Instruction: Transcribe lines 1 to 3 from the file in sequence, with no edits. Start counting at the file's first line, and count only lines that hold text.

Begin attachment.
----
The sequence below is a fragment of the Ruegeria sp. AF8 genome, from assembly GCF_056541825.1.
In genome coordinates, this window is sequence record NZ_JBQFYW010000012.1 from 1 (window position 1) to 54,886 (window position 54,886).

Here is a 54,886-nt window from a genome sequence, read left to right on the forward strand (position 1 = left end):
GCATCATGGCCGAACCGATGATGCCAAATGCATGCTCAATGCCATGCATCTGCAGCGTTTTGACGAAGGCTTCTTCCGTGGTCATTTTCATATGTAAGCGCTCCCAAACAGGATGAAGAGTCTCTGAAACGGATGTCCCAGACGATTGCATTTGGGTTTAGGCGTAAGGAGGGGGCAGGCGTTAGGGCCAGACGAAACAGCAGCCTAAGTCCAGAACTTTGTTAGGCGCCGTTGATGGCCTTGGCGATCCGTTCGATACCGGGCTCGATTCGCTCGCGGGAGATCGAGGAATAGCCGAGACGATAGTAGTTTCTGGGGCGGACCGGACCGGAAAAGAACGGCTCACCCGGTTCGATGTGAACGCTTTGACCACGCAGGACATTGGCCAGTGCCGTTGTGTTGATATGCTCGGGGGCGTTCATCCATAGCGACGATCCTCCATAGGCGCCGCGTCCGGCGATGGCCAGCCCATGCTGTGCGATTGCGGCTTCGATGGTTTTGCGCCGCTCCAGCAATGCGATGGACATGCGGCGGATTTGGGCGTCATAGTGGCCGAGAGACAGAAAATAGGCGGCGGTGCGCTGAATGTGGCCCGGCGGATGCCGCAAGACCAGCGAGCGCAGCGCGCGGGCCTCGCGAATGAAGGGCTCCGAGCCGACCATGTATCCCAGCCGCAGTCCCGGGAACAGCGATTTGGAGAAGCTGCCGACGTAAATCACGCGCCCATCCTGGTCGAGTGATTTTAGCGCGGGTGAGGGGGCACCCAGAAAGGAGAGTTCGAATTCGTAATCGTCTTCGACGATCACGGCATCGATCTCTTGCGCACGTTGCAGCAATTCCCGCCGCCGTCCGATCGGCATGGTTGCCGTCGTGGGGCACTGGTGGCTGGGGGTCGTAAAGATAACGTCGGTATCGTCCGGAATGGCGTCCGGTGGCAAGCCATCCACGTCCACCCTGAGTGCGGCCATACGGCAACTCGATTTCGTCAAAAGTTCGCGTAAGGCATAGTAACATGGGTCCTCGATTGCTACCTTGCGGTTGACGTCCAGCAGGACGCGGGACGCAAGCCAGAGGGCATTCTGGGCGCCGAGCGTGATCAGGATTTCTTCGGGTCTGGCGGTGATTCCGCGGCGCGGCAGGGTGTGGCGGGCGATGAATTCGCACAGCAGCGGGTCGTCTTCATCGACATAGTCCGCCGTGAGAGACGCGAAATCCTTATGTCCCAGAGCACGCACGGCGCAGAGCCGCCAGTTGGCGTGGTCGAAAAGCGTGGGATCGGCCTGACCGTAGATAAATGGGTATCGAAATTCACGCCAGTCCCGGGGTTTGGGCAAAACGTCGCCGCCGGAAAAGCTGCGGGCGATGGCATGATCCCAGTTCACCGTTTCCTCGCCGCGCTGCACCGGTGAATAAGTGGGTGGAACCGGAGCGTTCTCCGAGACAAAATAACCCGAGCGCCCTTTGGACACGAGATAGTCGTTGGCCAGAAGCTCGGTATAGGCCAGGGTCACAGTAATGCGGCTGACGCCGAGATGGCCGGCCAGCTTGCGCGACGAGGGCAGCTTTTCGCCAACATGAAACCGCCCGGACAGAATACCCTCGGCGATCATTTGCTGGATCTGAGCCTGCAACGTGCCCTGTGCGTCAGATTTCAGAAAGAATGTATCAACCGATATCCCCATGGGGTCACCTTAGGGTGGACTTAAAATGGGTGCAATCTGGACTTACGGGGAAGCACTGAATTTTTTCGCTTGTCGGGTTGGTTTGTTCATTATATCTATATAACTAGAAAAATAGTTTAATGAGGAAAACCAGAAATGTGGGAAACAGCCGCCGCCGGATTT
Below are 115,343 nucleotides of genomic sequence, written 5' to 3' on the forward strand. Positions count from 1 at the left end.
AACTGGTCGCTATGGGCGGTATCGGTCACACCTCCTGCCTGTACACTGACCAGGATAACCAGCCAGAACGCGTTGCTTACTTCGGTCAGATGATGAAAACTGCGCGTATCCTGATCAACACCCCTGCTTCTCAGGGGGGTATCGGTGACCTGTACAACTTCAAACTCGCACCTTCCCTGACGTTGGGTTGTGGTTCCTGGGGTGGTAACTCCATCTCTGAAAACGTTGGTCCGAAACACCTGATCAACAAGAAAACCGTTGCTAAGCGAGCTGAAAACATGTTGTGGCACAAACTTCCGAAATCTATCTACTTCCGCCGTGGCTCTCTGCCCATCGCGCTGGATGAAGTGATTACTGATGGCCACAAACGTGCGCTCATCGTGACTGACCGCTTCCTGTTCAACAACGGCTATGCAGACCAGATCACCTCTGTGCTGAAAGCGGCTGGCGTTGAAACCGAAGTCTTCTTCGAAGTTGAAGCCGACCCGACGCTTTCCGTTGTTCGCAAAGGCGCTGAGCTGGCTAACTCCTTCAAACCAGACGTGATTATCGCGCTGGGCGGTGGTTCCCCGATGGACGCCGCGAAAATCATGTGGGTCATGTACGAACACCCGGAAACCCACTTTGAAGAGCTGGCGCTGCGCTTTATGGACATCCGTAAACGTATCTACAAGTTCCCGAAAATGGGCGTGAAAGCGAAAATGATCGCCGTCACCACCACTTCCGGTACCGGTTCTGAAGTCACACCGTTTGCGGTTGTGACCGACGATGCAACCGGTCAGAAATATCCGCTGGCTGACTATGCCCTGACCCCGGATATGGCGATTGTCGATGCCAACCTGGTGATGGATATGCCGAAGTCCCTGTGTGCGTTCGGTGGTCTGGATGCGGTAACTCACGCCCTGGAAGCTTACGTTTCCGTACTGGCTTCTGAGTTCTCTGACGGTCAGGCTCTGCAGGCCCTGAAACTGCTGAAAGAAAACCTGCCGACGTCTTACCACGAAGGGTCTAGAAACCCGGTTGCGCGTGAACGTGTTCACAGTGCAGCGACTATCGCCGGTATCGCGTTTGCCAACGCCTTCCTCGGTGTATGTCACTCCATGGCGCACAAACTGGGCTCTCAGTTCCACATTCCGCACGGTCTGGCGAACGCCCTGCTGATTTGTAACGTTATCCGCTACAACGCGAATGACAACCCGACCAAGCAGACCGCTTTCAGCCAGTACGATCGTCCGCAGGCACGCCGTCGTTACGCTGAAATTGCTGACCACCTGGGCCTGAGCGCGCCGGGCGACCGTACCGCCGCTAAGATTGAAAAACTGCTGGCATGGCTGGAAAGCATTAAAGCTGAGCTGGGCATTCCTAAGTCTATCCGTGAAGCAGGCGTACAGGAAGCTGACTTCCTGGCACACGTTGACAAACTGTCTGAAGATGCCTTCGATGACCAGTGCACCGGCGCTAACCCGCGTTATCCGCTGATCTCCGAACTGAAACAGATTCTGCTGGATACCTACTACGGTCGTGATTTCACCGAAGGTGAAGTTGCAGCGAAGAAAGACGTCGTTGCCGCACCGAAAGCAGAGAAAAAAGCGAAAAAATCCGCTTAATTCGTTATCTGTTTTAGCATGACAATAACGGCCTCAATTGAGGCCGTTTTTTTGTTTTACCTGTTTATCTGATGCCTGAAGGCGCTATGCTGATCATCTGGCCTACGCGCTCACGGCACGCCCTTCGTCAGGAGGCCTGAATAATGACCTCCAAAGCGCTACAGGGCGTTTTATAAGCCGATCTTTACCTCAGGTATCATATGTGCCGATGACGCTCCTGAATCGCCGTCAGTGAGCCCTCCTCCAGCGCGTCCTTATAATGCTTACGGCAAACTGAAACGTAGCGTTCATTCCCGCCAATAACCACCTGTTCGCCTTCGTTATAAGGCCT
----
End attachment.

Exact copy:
The sequence below is a fragment of the Ruegeria sp. AF8 genome, from assembly GCF_056541825.1.
In genome coordinates, this window is sequence record NZ_JBQFYW010000012.1 from 1 (window position 1) to 54,886 (window position 54,886).

Here is a 54,886-nt window from a genome sequence, read left to right on the forward strand (position 1 = left end):